Transgender Awareness Week: how are transgender characters represented in film and TV?


By Harry Stringer, Third Year, Classics

Transgender characters have existed on the periphery of all manner of media. But in recent years, portrayals of trans characters that are more positive, more accurate and ultimately more diverse have become increasingly more common.

Lacking the understanding of gender identity and dysphoria that we possess today, trans identity has often been conflated with different concepts like cross-dressing and sexual role play. Even though most older media does not explicitly depict trans characters, the films and television series that depicted this amalgamation of ‘gender confusion’ nevertheless would have influenced the public perception of trans people.

Anthony Perkins in Psycho (1960) | Courtesy of IMDb

Many have noted a distinct correlation between ‘gender-confused men’ and perverted serial killers like Norman Bates of Psycho (1960), who commits murder in the dissociative identity of his deceased mother, and Jame Gumb from The Silence of the Lambs (1991), who kidnaps women so that he can make a female-presenting suit out of their skin.

Neither of these characters are actually transgender (in fact, Gumb is explicitly stated not to be) and yet to some, these murderers and trans women are grouped together as ‘men who fantasise about being women,’ damaging the perception nevertheless.

Trans representation in media should attempt to portray the realities of the historical and current trans experience, both positive and negative

This is the case despite the reality that trans people are far more likely to be victims of violence than perpetrators of it according to statistics from ONS. This brings us to another harmful trope: transgender characters are portrayed as the victims of violence in 40% of their depictions on screen, according to a study by GLAAD.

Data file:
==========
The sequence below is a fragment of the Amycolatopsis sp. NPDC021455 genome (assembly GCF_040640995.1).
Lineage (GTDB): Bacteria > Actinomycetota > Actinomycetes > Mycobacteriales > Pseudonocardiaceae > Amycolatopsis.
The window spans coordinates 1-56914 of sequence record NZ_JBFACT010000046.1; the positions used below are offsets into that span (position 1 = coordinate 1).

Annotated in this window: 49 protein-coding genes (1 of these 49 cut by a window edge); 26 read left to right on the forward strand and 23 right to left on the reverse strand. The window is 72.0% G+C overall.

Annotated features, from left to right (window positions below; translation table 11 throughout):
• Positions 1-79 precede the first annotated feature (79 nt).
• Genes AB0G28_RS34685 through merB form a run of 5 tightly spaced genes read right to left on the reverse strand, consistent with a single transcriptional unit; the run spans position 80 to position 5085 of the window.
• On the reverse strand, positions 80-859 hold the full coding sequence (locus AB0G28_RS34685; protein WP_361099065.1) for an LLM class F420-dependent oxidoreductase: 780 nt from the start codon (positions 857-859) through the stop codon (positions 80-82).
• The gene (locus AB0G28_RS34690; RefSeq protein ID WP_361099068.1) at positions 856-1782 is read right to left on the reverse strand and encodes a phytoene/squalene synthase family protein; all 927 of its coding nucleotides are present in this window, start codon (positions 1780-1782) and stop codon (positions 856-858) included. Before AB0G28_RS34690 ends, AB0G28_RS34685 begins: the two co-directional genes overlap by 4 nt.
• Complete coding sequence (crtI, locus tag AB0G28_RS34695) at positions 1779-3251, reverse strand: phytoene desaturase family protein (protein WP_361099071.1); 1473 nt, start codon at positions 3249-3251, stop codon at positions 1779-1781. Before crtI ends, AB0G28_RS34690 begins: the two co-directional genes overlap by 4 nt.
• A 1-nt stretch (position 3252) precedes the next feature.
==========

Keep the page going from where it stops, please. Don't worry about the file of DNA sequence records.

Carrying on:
Hilary Swank, Peter Sarsgaard, and Brendan Sexton III in Boys Don't Cry (1999) | Courtesy of IMDb

A notable example of this is Boys Don’t Cry (1999), one of the few high-profile stories of trans men, which tells the true story of the rape and murder of Brandon Teena. Meanwhile, trans women often appear as victims of horrific crimes, often murdered sex workers in crime procedurals like CSI (2000-2015). These depictions are not wholly misguided as they do draw attention to a genuine issue. However, there is a risk that seeing the stories of trans people constantly end in tragedy sets a dire expectation.

That is not to say that trans representation in media should not involve depictions of prejudice as it is, unfortunately, an almost inherent part of the current trans experience, but rather that it should depict joy and unity also.

An example that walks this line is Pose (2018-), set in the ballroom scene of 80s/90s New York, a subculture where black and Latinx LGBT+ people, subject to the brunt of society’s prejudice and rejected by their birth parents, would form substitute families in the form of ‘houses’ and compete in ‘balls’ by walking the runway dressed for categories like ‘executive realness’ and ‘royalty’, drawing heavily from the seminal documentary Paris is Burning (1990).

JoJo Whilden in Pose (2018) | Courtesy of IMDb